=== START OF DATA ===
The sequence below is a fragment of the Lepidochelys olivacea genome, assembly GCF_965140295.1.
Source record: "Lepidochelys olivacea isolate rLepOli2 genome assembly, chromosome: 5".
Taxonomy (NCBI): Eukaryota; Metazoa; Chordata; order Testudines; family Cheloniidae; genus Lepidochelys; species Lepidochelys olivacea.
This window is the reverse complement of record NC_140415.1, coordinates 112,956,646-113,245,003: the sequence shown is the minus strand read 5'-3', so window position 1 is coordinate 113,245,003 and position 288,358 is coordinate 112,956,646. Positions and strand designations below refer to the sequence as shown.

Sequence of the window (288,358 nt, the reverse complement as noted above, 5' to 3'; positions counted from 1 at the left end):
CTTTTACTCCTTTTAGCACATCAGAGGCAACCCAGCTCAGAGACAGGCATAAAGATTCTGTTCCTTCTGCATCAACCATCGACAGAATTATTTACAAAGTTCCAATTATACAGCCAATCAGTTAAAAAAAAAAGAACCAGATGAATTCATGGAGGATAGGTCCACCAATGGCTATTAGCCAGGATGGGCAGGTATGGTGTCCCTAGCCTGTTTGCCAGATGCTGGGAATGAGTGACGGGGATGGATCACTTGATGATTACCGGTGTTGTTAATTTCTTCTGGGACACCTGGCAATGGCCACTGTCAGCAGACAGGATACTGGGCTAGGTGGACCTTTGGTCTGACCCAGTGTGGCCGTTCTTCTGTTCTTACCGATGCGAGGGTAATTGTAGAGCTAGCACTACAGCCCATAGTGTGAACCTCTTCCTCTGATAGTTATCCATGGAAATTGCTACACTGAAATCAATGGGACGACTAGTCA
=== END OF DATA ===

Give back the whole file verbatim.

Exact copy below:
The sequence below is a fragment of the Lepidochelys olivacea genome, assembly GCF_965140295.1.
Source record: "Lepidochelys olivacea isolate rLepOli2 genome assembly, chromosome: 5".
Taxonomy (NCBI): Eukaryota; Metazoa; Chordata; order Testudines; family Cheloniidae; genus Lepidochelys; species Lepidochelys olivacea.
This window is the reverse complement of record NC_140415.1, coordinates 112,956,646-113,245,003: the sequence shown is the minus strand read 5'-3', so window position 1 is coordinate 113,245,003 and position 288,358 is coordinate 112,956,646. Positions and strand designations below refer to the sequence as shown.

Sequence of the window (288,358 nt, the reverse complement as noted above, 5' to 3'; positions counted from 1 at the left end):
CTTTTACTCCTTTTAGCACATCAGAGGCAACCCAGCTCAGAGACAGGCATAAAGATTCTGTTCCTTCTGCATCAACCATCGACAGAATTATTTACAAAGTTCCAATTATACAGCCAATCAGTTAAAAAAAAAAGAACCAGATGAATTCATGGAGGATAGGTCCACCAATGGCTATTAGCCAGGATGGGCAGGTATGGTGTCCCTAGCCTGTTTGCCAGATGCTGGGAATGAGTGACGGGGATGGATCACTTGATGATTACCGGTGTTGTTAATTTCTTCTGGGACACCTGGCAATGGCCACTGTCAGCAGACAGGATACTGGGCTAGGTGGACCTTTGGTCTGACCCAGTGTGGCCGTTCTTCTGTTCTTACCGATGCGAGGGTAATTGTAGAGCTAGCACTACAGCCCATAGTGTGAACCTCTTCCTCTGATAGTTATCCATGGAAATTGCTACACTGAAATCAATGGGACGACTAGTCA